To determine the effect of erenumab, a human monoclonal antibody targeting the calcitonin gene-related peptide receptor, on health-related quality of life (HRQoL), headache impact, and disability in patients with chronic migraine (CM).
In this double-blind, placebo-controlled study, 667 adults with CM were randomized (3:2:2) to placebo or erenumab (70 or 140 mg monthly). Exploratory endpoints included migraine-specific HRQoL (Migraine-Specific Quality-of-Life Questionnaire [MSQ]), headache impact (Headache Impact Test–6 [HIT-6]), migraine-related disability (Migraine Disability Assessment [MIDAS] test), and pain interference (Patient-Reported Outcomes Measurement Information System [PROMIS] Pain Interference Scale short form 6b).
Improvements were observed for all endpoints in both erenumab groups at month 3, with greater changes relative to placebo observed at month 1 for many outcomes. All 3 MSQ domains were improved from baseline with treatment differences for both doses exceeding minimally important differences established for MSQ–role function-restrictive (≥3.2) and MSQ–emotional functioning (≥7.5) and for MSQ–role function-preventive (≥4.5) for erenumab 140 mg. Changes from baseline in HIT-6 scores at month 3 were –5.6 for both doses vs –3.1 for placebo. MIDAS scores at month 3 improved by –19.4 days for 70 mg and –19.8 days for 140 mg vs –7.5 days for placebo. Individual-level minimally important difference was achieved by larger proportions of erenumab-treated participants than placebo for all MSQ domains and HIT-6. Lower proportions of erenumab-treated participants had MIDAS scores of severe (≥21) or very severe (≥41) or PROMIS scores ≥60 at month 3.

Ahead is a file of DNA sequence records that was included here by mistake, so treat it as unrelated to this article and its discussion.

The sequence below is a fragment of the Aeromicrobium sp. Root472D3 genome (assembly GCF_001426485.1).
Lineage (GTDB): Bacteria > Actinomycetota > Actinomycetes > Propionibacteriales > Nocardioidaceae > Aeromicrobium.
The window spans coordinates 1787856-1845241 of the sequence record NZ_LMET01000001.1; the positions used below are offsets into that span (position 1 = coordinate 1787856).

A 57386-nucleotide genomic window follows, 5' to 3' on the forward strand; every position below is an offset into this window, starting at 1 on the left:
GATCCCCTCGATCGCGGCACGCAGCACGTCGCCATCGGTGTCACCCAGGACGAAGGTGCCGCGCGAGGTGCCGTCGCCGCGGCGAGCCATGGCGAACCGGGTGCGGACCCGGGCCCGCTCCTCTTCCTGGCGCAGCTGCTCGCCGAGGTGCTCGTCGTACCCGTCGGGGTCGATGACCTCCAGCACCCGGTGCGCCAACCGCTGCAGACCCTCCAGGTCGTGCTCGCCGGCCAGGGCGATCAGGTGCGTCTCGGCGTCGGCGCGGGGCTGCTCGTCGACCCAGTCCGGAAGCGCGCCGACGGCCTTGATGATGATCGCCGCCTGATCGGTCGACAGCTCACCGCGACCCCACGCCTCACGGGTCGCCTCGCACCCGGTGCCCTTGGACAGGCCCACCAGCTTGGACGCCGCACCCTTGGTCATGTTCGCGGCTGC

Erenumab-treated patients with CM experienced clinically relevant improvements across a broad range of patient-reported outcomes.
Classification of evidence
This study provides Class II evidence that for patients with CM, erenumab treatment improves HRQoL, headache impact, and disability.